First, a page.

Don’t get me wrong, I’m all for expanding coverage. Especially for the poor. Nothing frustrates me more when I have a patient in the ER who would benefit from an outpatient treatment but won’t get it because they don’t have money and/or insurance coverage.
First, a little history. Medicaid was passed in 1965 along with Medicare. However, Medicaid was set up in line with welfare, where there were income eligibility requirements determined by the states. Also, the federal government matched the states outlays to Medicaid as part of the funding process, leading to many of the budgetary problems the states face today.
The program was voluntary, and since states had to pay money to receive money, the poorer states had the most stringent requirements, making only the poorest of the poor eligible and leaving many poor without coverage. Worse, it incentivized people not to work, because earning even a minimal amount of money now made you ineligible for Medicaid.
The worst problem with the setup of medicaid was the lack of cost controls. It was assumed (see reference in the link above for source) that the State determined eligibility requirements and requirement for State matching would be the force to hold costs down. However, Medicaid pays for care, not for insurance. And as the program got larger, costs needed to come down somehow. Benefits were not directly cut (at first, though eventually some benefits were made more restrictive), however payments to providers of that care were.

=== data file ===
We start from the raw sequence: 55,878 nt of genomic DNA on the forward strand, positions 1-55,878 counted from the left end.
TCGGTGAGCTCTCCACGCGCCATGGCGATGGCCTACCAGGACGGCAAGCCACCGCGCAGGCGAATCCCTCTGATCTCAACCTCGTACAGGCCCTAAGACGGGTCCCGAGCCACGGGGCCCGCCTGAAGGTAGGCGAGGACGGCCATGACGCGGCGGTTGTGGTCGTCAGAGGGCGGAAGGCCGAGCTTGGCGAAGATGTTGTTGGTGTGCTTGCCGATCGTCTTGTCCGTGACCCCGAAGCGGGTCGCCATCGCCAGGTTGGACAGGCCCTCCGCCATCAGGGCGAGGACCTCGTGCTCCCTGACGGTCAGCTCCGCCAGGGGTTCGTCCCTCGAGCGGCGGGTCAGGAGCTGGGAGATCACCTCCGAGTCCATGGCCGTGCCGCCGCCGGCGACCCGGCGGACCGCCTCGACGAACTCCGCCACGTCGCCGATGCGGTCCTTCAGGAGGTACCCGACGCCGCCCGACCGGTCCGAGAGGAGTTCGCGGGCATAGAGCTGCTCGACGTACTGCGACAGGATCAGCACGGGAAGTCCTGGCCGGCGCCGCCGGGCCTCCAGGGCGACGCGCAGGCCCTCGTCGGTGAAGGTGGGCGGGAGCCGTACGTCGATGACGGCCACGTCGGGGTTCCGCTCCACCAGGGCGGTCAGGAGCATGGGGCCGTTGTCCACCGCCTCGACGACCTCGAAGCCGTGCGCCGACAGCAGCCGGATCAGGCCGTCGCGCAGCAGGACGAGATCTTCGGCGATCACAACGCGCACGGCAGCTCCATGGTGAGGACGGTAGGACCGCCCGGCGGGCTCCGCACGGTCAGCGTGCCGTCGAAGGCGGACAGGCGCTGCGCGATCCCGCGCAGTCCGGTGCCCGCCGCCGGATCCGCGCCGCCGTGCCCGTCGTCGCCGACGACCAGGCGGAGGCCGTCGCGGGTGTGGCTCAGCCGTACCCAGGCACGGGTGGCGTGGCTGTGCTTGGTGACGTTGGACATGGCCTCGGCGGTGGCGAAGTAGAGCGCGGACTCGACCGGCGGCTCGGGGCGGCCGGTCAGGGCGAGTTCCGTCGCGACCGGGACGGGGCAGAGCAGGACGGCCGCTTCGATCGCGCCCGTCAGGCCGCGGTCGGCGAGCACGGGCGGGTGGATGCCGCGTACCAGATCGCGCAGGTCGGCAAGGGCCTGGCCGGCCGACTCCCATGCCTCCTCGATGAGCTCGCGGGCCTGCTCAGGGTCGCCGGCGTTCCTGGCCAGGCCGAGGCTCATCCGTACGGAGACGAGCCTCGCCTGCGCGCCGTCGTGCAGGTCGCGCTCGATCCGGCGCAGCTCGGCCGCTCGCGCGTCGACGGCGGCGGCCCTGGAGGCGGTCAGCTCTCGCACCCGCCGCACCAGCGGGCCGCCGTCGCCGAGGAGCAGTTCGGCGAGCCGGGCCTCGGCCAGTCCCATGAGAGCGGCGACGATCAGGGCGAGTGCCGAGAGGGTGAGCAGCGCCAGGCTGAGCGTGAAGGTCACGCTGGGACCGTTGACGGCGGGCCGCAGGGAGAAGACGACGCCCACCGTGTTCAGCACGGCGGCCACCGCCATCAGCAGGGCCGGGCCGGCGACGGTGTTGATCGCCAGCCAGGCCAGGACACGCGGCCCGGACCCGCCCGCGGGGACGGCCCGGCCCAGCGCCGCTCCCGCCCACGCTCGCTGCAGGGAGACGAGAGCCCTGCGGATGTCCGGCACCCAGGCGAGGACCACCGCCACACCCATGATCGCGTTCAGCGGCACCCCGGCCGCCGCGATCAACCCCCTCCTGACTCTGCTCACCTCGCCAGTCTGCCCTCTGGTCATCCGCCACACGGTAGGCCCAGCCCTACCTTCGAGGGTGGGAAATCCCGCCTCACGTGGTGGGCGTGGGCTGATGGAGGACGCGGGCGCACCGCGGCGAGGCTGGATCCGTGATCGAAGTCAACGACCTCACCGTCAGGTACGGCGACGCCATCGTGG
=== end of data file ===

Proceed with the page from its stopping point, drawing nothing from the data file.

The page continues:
The federal government determines what the fee schedules are to pay physicians and hospitals. Increasingly, the states are facing budget shortfalls and looking for ways to cut their part of Medicaid, and doing it by holding back payments to physicians and hospitals (usually skewed towards physicians since hospitals have more political influence), limiting access to certain medicines, and again, lowering the thresholds for eligibility.
As a result of these cuts, Medicaid pays physicians and hospitals less than the cost of providing these services. And while hospitals can only write that off, physicians who can choose their patients, choose not to take Medicaid as it is as if the patient is uninsured. Or they limit the number of Medicaid patients they will see. And specialties such as pediatrics which depend highly upon the Medicaid population for their business earn proportionately less than their internal medicine counterparts.
Despite these cost-cutting attempts, Medicaid is still a 200 billion dollars a year behemoth (approximately half of Medicare) that grows more in the lean years and shrinks somewhat during the booming years of the economy.
Getting back to the health care reform issue, one of the main tactics for insuring more people is by increasing the thresholds for eligibility for Medicaid. Yes, this will insure more people. Massachusetts proved this to be the case in their 97% universal health care plan. However, physicians and hospitals that are located in poor areas dominated by Medicaid find they are losing money.
Physicians decide not to see those patients, or give them 4 month waits for a limited number of “Medicaid” appointments, and those patients understandably end up in the ERs getting expensive care that is incompletely reimbursed, thus jeopardizing the solvency of hospitals like Boston Medical Center.
If we model our national health care reform efforts after Massachusetts then we will get the same problems magnified fifty times over: escalating costs, poor access to primary care physicians – especially for those with Medicaid/Medicare, and risk of insolvency of critical hospitals. And the states will have a harder time than they already have making their budgets work, since they will be paying out more to Medicaid than previously (which was already enough to break the budgets).
Since we have the example of Massachusetts to learn from (good aspects and bad aspects) we should learn those lessons – the chief being, MEDICAID MUST BE REFORMED BEFORE IT IS EXPANDED.